Posts Tagged ‘femme fatale’

(German: Die Büchse der Pandora)

The title is a reference to Pandora of Greek mythology, who upon opening a box given to her by the gods released all evils into the world, leaving only hope behind. The lead role is played by Lousie Brooks as Lulu. She is a young and impulsive vaudeville performer whose raw sexuality and uninhibited nature bring about the downfall of almost everyone she meets. Indeed her asset is her body which, to use a metaphor, was like the box. She only needed to open it, and as we see in this silent film, what havoc it could wreak on men as well as women of certain attitude. Incidentally in Countess Anna we have the cinema’s first lesbian character.
Pandora’s Box is a German silent melodrama based loosely on Frank Wedekind’s plays Erdgeist (Earth Spirit, 1895) and Die Büchse der Pandora (1904). Wedekind’s plays in his time were controversial to say the least. Satire was a weapon more like a red rag to be shaken at the middle-class morality and the solid citizenry in Germany were bedeviled by the impossible and more perverse than natural conduct in Lulu. Widekind was not exceptional in this. From the turn of  the century there were two opposing forces at work in Imperial Germany and both were curiously born out of self same causes. Perversity, vampirism and similar lurid subjects that were taboo till then began to appear as a reaction to a very moribund German national life. Lulu was a creature, an intellectual shock therapy on one hand from Widekind is an example. The other form of shock was prescribed by Deeds and came from wandervögels (birds of passage). The latter were  from well-to-do middle class families and this movement was hellbent to attack school, home and church. The latter group was to transform into Freikorps at the end of WWI.The latter played a part in helping Hitler to power while it marked the exodus of intellectuals to safer havens.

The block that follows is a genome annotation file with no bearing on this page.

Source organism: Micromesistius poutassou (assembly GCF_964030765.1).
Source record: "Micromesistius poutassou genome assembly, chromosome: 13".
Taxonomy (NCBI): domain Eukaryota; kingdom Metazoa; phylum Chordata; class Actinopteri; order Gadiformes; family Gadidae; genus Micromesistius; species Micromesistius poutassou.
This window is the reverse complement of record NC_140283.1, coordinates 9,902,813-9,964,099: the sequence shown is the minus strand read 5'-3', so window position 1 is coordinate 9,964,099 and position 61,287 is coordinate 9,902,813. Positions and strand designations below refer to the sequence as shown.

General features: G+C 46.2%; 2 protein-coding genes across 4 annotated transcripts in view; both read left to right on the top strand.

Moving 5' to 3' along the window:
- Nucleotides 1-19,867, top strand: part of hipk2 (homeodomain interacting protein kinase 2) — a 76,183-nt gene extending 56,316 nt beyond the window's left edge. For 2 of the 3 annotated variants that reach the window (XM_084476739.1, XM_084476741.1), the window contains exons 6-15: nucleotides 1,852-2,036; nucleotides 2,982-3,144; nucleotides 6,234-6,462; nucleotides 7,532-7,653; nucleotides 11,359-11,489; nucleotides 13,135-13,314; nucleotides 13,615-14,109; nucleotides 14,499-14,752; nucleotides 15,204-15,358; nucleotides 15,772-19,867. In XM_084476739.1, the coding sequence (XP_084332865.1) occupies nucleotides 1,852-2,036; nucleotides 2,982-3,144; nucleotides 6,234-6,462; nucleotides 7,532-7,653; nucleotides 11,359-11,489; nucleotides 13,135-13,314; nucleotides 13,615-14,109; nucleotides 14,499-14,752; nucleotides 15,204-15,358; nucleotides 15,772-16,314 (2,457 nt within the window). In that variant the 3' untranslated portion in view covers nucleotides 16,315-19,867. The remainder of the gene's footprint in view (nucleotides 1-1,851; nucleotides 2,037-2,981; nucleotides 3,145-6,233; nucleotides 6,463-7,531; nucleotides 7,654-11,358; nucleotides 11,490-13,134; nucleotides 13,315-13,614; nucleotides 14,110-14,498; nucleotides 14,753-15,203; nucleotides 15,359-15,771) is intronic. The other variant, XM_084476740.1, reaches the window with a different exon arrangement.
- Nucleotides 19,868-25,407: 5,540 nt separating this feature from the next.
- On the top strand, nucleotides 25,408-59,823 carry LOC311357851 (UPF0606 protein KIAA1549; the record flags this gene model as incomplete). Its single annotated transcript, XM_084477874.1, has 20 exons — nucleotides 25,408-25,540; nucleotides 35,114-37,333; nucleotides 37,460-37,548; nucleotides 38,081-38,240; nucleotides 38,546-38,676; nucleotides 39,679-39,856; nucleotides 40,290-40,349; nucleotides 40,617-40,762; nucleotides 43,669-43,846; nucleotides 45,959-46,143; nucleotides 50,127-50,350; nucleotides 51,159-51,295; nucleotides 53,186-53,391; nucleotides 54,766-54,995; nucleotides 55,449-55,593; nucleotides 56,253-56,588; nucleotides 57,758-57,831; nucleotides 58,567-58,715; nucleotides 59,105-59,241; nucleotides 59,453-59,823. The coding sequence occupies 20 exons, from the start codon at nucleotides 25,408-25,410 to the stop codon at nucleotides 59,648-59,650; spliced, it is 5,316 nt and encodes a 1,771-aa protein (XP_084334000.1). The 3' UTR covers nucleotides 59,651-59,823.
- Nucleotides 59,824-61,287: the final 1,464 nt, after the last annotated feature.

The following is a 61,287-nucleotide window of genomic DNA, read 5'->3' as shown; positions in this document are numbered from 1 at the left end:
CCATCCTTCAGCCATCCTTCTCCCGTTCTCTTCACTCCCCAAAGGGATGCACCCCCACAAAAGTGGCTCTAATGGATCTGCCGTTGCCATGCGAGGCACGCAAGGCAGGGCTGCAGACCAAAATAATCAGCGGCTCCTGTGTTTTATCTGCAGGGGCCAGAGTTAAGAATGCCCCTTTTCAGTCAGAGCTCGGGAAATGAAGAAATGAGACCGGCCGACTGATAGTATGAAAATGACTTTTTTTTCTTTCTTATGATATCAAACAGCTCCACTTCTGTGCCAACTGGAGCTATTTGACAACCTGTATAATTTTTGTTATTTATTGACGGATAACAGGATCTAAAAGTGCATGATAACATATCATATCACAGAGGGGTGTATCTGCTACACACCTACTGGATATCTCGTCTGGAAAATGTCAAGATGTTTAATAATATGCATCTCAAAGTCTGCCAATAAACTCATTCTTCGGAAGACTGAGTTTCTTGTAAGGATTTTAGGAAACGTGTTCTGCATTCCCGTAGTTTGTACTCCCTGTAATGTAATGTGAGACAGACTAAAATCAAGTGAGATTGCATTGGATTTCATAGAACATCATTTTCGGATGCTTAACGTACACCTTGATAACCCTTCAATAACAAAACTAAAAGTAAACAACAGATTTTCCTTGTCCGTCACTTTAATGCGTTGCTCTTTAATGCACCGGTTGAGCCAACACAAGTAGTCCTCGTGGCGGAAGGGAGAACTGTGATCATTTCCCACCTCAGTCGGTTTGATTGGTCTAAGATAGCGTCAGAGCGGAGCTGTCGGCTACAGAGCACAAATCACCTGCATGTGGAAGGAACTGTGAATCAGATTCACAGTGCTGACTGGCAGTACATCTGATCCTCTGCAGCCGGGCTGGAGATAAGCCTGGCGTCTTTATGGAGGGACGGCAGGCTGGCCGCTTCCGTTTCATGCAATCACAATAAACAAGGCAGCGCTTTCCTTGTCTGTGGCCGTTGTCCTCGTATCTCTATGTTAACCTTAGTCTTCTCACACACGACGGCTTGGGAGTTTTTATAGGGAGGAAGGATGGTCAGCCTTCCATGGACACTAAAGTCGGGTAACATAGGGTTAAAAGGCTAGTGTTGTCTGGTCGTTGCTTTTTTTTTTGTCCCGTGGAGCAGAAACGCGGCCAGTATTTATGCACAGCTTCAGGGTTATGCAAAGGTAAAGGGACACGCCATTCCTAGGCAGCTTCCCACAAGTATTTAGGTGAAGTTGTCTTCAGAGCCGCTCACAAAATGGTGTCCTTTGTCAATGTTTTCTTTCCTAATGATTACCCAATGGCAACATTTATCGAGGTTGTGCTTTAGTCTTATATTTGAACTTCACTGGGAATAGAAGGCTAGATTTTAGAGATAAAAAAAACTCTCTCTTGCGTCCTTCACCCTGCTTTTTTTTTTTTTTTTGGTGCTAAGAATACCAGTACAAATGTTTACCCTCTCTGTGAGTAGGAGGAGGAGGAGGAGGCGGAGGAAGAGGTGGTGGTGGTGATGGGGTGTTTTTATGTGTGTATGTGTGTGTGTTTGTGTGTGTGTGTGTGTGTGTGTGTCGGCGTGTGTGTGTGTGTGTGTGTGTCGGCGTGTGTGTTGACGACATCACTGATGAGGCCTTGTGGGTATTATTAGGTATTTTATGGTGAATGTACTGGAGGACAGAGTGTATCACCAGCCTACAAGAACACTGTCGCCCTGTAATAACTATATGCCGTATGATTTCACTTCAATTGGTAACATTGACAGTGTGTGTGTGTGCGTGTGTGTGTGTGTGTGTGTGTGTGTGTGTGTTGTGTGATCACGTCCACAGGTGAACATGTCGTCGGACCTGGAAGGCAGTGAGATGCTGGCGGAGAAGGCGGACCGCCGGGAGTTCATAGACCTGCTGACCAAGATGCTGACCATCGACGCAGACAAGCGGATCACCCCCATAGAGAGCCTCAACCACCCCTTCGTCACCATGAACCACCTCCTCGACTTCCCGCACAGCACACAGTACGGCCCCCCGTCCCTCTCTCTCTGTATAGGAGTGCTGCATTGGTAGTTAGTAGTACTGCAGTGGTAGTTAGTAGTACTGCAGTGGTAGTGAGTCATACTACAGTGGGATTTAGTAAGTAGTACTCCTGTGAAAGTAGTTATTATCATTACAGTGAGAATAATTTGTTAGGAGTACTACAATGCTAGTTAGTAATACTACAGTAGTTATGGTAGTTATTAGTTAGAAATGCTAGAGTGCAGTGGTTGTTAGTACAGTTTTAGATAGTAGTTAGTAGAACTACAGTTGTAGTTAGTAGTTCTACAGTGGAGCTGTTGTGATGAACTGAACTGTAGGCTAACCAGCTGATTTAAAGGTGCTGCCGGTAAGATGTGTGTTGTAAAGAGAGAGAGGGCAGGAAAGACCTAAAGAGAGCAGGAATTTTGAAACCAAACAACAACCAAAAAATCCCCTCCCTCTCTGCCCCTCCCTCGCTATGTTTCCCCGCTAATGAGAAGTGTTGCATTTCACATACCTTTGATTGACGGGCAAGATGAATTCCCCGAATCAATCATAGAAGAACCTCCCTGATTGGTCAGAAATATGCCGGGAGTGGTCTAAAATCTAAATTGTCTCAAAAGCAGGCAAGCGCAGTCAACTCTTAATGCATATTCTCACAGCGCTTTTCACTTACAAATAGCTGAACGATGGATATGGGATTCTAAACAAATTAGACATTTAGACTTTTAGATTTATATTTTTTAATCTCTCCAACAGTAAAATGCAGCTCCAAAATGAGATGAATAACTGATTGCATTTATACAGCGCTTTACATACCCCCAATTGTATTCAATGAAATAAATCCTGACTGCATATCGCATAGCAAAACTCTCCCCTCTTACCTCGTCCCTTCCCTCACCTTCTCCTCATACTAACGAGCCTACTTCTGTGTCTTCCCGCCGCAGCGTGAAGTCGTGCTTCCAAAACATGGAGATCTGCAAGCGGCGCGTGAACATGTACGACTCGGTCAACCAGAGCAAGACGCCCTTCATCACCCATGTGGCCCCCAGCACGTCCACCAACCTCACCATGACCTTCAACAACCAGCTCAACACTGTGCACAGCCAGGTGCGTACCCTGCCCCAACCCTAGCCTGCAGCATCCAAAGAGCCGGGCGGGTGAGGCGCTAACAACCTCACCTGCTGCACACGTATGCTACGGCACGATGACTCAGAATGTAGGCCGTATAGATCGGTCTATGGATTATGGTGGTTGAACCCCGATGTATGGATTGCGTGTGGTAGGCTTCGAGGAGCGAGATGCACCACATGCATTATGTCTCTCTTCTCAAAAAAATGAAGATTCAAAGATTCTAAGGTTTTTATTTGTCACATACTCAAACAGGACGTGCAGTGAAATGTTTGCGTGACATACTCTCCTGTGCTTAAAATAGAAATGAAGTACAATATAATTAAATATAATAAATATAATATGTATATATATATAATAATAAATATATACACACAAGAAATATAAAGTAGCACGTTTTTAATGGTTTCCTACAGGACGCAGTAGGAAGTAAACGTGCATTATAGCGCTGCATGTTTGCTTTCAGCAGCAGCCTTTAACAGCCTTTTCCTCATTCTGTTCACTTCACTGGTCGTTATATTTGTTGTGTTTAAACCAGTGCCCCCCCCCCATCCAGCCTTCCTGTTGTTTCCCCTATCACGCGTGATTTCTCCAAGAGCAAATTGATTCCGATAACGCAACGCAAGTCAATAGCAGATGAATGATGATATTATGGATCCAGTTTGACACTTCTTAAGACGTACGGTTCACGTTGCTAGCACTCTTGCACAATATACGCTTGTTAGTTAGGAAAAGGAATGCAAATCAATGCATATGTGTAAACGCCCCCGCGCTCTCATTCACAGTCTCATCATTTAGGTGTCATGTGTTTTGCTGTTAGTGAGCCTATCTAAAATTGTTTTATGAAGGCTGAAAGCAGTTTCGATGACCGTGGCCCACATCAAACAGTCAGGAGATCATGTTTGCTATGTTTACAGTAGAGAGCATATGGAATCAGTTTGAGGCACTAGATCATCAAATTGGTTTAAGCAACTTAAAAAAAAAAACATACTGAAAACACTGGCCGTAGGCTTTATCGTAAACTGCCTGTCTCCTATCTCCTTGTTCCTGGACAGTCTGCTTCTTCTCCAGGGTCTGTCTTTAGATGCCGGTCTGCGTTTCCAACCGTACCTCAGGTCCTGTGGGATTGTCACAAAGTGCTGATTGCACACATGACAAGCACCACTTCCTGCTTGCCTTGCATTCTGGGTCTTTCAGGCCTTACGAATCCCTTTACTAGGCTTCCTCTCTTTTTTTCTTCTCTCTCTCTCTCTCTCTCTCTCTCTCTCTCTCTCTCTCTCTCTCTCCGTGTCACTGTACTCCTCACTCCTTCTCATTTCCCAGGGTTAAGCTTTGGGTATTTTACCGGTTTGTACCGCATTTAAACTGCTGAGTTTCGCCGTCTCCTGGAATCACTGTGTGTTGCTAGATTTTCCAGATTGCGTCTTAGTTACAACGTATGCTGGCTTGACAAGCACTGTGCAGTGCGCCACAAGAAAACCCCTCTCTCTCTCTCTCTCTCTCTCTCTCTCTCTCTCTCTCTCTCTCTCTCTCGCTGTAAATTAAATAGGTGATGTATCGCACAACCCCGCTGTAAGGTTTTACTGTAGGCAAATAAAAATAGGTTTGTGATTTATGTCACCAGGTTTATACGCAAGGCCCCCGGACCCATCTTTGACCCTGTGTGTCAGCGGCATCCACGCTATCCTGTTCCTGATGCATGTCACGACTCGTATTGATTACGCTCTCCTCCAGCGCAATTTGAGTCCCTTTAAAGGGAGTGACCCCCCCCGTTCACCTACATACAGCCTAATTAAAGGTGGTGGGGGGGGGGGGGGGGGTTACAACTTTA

This film is directed by Austrian filmaker Georg Wilhelm Pabst, the film stars Louise Brooks as Lulu, Fritz Kortner as Dr. Schön, Francis Lederer as Alwa Schön and Alice Roberts as Countess Geschwitz.
The plot revolves around many loves of Lulu, her rise and fall. She marries a respectable newspaper publisher, but soon drives him into insanity, climaxing in an incident in which she accidentally shoots him to death. Found guilty of manslaughter, she escapes from justice with the help of her former pimp (whom she considers her father) and the son of her dead husband, who is also in love with her. After spending several months hiding in an illegal gambling den in France, where Lulu is nearly sold into slavery, Lulu and her friends end up living in squalor in a London garret. On Christmas Eve, driven into prostitution by poverty, Lulu meets her doom at the hands of Jack the Ripper.
Pandora’s Box was already adapted to the screen by Arzén von Cserépy in 1921 in Germany under the same title with Asta Nielsen in the roll as Lulu. There were musical, plays and other cinema features of the film at the time and the story of Pandora’s Box was commonplace in culture. This allowed Pabst to make liberties with the story of the film.(wikipedia)
Directed by     G. W. Pabst
Produced by     Seymour Nebenzal
Written by     G. W. Pabst
Ladislaus Vajda
Cinematography     Günther Krampf
Distributed by     Süd-Film
Release date(s)     Germany:
30 January, 1929
Running time     100-152 mins. (US)
133 mins. (dir. cut)
Country     Germany
Language     silent film
German intertitle
* Fritz Körtner as Dr. Ludwig Schön
* Francis Lederer as Alwa Schön: Dr. Ludwig Schön son.
* Carl Goetz as Schigolch: there is no real definiton of his relation to Lulu but it is suggested in the film that he is or has acted as a sort of pimp for Lulu.
* Krafft-Raschig as Rodrigo Quast
* Alice Roberts as Countess Anna Geschwitz: Geschwitz is defined by her masculine look with her tuxedo suit that she wears.
* Daisy D’Ora as Dr. Schön’s Fiance
* Gustav Diessl as Jack the Ripper
* Michael von Newlinsky as Marquis Casti-Piani
* Sigfried Arno as The Stage Manager
Similar Movies
Diary of a Lost Girl  (1929, G.W. Pabst)
The Blue Angel  (1930, Josef von Sternberg)
Queen Kelly  (1929, Erich Von Stroheim)
The Wild Heart  (1950, Rouben Mamoulian, Michael Powell, Emeric Pressburger)
A Breath of Scandal  (1960, Michael Curtiz)
Looking for Mr. Goodbar  (1977, Richard Brooks)
Klondike Annie  (1936, Raoul Walsh)
Afgrunden  (1910, Peter Urban Gad)
Movies with the Same Personnel
Diary of a Lost Girl  (1929, G.W. Pabst)
Kameradschaft  (1931, G.W. Pabst)
Westfront 1918  (1930, G.W. Pabst)
The Threepenny Opera  (1931, G.W. Pabst)
Don Quixote  (1933, G.W. Pabst)
Der Prozess  (1948, G.W. Pabst)